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Review: Macbeth the opera is somber and satisfying

There is a reason Shakespeare’s Macbeth is called a tragedy – its full of murder, madness, and malevolence. With its supernatural elements and a host of characters both good and evil it’s the kind of tale that would make a great melodramatic opera. In 1847, Italian composer Giuseppe Verdi did just that, and now, NZ Opera has produced a very good modern take on this famous story. 

The set is somewhat sparse and cavernous with a raked floor that spreads out to ceiling high walls on which are projected images that depict location, mood, and sometimes, ghostly images depicting the mental state of characters on stage. There are moments when images are also projected onto a thin screen in front of the stage but we can still see action behind.

It’s a clever and flexible design that feels very modern while also evoking a sense of timelessness. 

The modern elements continue with the costumes – black skirts and blouses for the women, black suits for most of the men. These provide a monochromatic sombreness to the first act which indicates quite clearly this is not a happy story.

The opera follows Shakespeare’s play to some degree, but it whips through the plot points, and then lingers on the interpersonal moments. It is a story that focusses on the people themselves, their manipulations, desires, and conflicts. 

We don’t see the killings, as they happen off stage, but that doesn’t dilute the brutality. This is particularly true after Duncan is murdered. Macbeth returns to the stage with his hands and forearms covered in bright red blood. That monochromatic styling I mentioned means the blood stands out, a vividly brutal image that is impossible to ignore, and not easily forgotten.

Phillip Rhodes is the perfect embodiment of Macbeth with his bearded good looks and commanding stage presence. On first appearance, he looks like a hipster boardroom executive full of confident swagger. It isn’t long however before he begins a descent into anguish and paranoia as he transforms bit by bit into a mentally tortured tyrant in black combat gear. Rhodes does this perfectly and his presence on stage is impossible to ignore. 

Matching him in power and at times unhinged malevolence is Amanda Echalaz as his Lady, and then Queen. In the beginning she is as monochrome as the rest, yet she is clearly harbouring a deeply macabre desire to empower her husband and ultimately herself. She goads, she encourages, she berates. As Queen, she is all charm, and largesse. Yet behind the facade, her equilibrium and sanity are starting to crack. She cannot avoid the agonising truth of what she has done, and indeed the bright crimson of her figure hugging dress wraps her up metaphorically in the blood she has spilled.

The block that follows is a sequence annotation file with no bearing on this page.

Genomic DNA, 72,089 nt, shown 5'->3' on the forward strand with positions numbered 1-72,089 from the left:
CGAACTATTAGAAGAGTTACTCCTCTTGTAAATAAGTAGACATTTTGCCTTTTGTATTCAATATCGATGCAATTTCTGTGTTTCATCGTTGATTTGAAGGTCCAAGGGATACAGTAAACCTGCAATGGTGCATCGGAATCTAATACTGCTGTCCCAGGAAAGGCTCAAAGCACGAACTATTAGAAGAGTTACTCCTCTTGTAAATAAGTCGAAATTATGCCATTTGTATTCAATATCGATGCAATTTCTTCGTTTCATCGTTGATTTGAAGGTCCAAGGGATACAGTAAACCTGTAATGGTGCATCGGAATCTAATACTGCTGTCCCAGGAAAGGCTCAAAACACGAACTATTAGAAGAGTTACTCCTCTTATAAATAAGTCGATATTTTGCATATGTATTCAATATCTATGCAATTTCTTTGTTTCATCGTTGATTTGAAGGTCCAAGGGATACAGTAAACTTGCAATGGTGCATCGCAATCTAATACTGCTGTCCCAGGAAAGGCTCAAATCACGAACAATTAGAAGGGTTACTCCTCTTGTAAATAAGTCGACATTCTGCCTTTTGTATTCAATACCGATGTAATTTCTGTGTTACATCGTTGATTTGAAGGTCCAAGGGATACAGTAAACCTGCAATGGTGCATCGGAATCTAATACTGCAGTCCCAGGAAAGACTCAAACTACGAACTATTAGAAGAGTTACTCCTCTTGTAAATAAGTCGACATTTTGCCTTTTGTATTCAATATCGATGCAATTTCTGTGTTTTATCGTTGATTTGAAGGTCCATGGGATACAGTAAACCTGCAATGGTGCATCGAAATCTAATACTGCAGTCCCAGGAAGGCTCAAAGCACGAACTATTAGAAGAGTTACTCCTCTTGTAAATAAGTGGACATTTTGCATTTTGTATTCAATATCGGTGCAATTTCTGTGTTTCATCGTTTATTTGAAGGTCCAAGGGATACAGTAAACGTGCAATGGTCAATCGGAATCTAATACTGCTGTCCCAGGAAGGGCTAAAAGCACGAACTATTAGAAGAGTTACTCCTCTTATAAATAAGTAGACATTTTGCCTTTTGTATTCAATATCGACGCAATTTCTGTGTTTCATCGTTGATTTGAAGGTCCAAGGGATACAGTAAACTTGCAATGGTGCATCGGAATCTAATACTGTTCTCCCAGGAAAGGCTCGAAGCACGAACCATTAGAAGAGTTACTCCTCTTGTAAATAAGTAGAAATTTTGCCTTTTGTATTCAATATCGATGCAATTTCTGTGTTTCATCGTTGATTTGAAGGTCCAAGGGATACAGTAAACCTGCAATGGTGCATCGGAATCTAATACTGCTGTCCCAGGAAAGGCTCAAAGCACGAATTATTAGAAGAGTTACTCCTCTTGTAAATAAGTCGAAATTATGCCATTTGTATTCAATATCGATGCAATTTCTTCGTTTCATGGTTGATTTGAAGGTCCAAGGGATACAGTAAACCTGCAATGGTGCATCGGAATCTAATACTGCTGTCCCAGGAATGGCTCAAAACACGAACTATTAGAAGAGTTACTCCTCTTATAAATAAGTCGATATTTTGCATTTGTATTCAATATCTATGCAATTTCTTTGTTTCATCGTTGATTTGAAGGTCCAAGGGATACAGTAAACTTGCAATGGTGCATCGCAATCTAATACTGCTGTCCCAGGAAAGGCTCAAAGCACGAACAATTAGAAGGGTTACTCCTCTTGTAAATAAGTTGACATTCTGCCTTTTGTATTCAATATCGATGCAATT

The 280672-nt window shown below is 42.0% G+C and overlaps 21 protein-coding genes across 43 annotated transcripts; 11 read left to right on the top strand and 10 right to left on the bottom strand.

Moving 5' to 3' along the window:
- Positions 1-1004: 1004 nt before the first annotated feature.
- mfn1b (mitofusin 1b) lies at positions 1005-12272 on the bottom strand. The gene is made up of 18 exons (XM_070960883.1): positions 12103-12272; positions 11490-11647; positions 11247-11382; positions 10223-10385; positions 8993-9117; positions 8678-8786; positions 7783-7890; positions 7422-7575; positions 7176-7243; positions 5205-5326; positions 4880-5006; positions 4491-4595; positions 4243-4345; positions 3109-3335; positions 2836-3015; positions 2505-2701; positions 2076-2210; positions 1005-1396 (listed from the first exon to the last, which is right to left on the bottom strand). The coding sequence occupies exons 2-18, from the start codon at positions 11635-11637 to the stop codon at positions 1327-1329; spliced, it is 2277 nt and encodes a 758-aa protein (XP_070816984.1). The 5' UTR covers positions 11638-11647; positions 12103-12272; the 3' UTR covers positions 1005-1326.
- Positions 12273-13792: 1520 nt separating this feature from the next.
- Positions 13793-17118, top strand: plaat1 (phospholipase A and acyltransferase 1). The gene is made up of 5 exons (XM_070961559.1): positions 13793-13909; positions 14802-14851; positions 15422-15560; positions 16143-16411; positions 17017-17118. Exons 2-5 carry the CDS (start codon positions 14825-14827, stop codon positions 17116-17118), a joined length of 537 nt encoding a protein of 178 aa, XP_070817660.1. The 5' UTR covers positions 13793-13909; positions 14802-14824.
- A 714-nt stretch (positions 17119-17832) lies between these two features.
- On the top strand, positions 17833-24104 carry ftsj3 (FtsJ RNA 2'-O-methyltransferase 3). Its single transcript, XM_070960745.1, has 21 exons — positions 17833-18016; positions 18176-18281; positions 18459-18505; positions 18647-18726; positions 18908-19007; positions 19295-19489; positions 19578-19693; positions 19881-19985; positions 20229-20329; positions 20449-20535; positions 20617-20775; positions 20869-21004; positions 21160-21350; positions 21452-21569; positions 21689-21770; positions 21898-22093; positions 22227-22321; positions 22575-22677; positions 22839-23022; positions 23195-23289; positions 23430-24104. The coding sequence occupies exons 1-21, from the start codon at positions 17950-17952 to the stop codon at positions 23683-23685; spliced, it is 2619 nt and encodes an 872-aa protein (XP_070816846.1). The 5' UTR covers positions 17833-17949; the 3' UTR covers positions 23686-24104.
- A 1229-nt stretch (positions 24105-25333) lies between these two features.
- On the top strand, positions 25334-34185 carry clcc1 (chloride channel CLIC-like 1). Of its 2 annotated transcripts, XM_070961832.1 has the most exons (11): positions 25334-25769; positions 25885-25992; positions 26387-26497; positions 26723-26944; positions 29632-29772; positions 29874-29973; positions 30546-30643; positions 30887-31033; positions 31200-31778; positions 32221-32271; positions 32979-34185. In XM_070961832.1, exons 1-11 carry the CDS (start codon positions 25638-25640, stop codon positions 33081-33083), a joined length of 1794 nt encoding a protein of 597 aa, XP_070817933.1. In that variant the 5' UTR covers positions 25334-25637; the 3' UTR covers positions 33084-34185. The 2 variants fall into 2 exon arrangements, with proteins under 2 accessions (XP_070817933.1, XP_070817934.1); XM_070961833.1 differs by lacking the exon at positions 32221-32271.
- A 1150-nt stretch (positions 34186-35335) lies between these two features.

With a gorgeous voice, Echalaz evokes each of the stages of Lady Macbeth’s life so well, and in particular her descent into madness. 

Together, the Macbeths are a ruthless couple. Their insane desire for power sets them off on a tragic course they cannot stop, even though they are tortured by what they have done. Despite feeling deep remorse and anguish, both of them realise they must carry on the carnage. It is a fascinating thing to watch. 

Macbeth is a new opera to me and therefore the music was unfamiliar but satisfying. The arias were sung incredibly well by the leads, and also the New Zealand Opera Chorus who provided beautifully harmonious and powerful moments. The Auckland Philharmonia Orchestra under the baton of Brad Cohen provided a glorious and emotional interpretation of Verdi’s music. 

What surprised me though was that there was no truly memorable or ‘hummable’ aria as there is in some of Verdi’s other operas such as ‘La donna è mobilefrom Rigoletto or ‘Libiamo ne’ lieti’ from La Traviata. 

This however is not a problem since Macbeth is a much darker story. It is also a stunning production that looks amazing, and is performed beautifully by a very talented group of artists.

Note – photo credit Grant Triplow


AUCKLAND – Kiri Te Kanawa Theatre

21, 23 September 2022, 7.30pm, 25 October, 2.30pm

WELLINGTON – St James, Wellington

5, 7 October 2022, 7.30pm, 9 October, 2.30pm

CHRISTCHURCH – Isaac Theatre Royal

20, 22 October 2022, 7.30 pm

Click here for more information and bookings


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